5 Ways Employee Resource Groups Are Helping During Covid-19 (Blog Post)
Seeing colleagues in-person can be an important way to maintain connection. But what do you do when that’s not possible?
In the wake of the pandemic, many companies are creating new opportunities to build connection among employees, and they’re working with their employee resource groups (ERGs) to do so. ERGs—voluntary groups of employees based on a variety of identities—are an important way for colleagues to connect and support each other both personally and professionally.
“Being visible and feeling connected are more critical than ever. ERGs provide an avenue for employees to connect and engage with one another and feel more tied to the organizational community,” notes Catalyst’s VP of US Strategy and Corporate Engagement Katy Breitenbach. ERGs, she adds, also provide a forum for organizations to hear directly from employees about their experiences and needs for support.
Looking for innovative ways your ERG can help build connections or promote productive dialogue? Here are five key strategies.
- Show appreciation for your “essential” colleagues
With the support of leadership, the Whirlpool Women’s Network, an ERG with nearly 1,500 members, launched a thank-you letter-writing campaign for Whirlpool manufacturing workers in the US. Whirlpool employees from across the organization have mailed approximately 150 handwritten letters, and they are still rolling in. Many of Whirlpool’s manufacturing sites have highlighted the letters in videos and weekly newsletters distributed to all staff. Said one Women’s Network member, “Our men and women in our manufacturing and distribution facilities are our ‘essential’ workers. We are incredibly grateful for their dedication and skill. It’s an uplifting, culture-building experience to write them personal thank-you notes that are really from the heart.”
- Organize meaningful virtual events for all staff
In May, Hewlett Packard Enterprise (HPE) leaders worked with the Global Women’s Network, an ERG for women at HPE, to develop a Women’s Excellence Award Speaker Series that could be streamed across global regions. Featuring the 2020 winners of HPE’s Women’s Excellence Award, the virtual event series enables staff to hear from the award winners about how they continue to rise in challenging times. Sessions are being hosted across regions so that team members can participate in their own time zones. At Uber, a long-running partnership between the company’s LGBTQ (Pride at Uber) and Black (Black at Uber) ERGs allowed the two groups to quickly develop programming and resources for staff in the wake of the George Floyd protests. The two groups produced a virtual panel discussion, “Pride is Protest,” which focused on personal stories from staff who are both Black and LGBTQ. The event was available to all staff globally and has sparked continued learning and dialogue across ERGs about how to fight systemic racism, sexism, and injustice.
- Share tips and resources to help employees manage work and family issues
2020 Catalyst Award Winner Medtronic was honored for its initiative Igniting Women to Lead Through the Medtronic Women’s Network (MWN). CEO Omar Ishrak’s robust engagement with the MWN ERG to create an inclusive workplace helped the company adapt quickly to meet employees’ needs during the pandemic. When the disruption began, the MWN Leadership team didn’t sit still—they quickly worked to identify other ways to improve the company’s flex work guidelines and develop an implementation plan. Aspire—a subgroup of the MWN for women in the field—has also provided support for women now managing the dual responsibilities of work and childcare. Aspire hosted a webinar on tips and tricks for homeschooling that included a panel of Medtronic parents who shared their personal challenges and experiences, attracting more than 750 attendees.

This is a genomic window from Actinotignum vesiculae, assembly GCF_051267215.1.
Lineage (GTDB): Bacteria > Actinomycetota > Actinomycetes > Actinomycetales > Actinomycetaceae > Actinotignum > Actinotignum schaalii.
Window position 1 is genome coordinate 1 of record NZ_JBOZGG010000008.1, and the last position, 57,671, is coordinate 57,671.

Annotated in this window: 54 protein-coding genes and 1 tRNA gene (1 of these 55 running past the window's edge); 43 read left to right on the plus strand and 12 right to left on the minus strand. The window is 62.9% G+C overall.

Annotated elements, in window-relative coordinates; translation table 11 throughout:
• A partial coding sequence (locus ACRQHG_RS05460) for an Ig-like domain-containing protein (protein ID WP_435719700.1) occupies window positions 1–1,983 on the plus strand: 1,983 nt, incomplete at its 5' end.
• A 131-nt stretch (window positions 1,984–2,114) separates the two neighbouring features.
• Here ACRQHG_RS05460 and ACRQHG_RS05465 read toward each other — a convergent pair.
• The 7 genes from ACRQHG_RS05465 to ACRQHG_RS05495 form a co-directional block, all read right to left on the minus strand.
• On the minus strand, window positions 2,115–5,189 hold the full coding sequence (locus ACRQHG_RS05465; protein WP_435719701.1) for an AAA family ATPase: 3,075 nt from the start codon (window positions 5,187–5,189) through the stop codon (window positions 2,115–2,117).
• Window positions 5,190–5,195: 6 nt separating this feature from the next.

- Promote awareness of mental health issues The pandemic has caused an increase in mental health challenges for employees, and KPMG recognized the need to address this reality head-on. In May, the company’s National Abilities in Motion (AIM) group hosted a Mental Health Awareness Month campaign to provide mental health support for all staff, partnering with KPMG’s Employee Assistance Plan (EAP) provider. Each week, they provided free webinars for staff about mental health. They also sent weekly emails to AIM members with resource information. Some AIM members volunteered to share selfie videos, which were included in the newsletters to show the importance of role-modeling and empathy.
- Facilitate one-on-one connections With the pandemic sending us all to our homes, the One Catalyst ERG decided to bring people together through coffee. The concept behind “10 Cups of Coffee” is simple: You are matched with another employee, and the two of you find a 15-minute window to grab a cup and enjoy the conversation. Catalyst staff have had the opportunity to connect with colleagues with whom they may not interact otherwise.
Read more about the power and promise of employee resource groups and consider implementing some of these initiatives at your own company.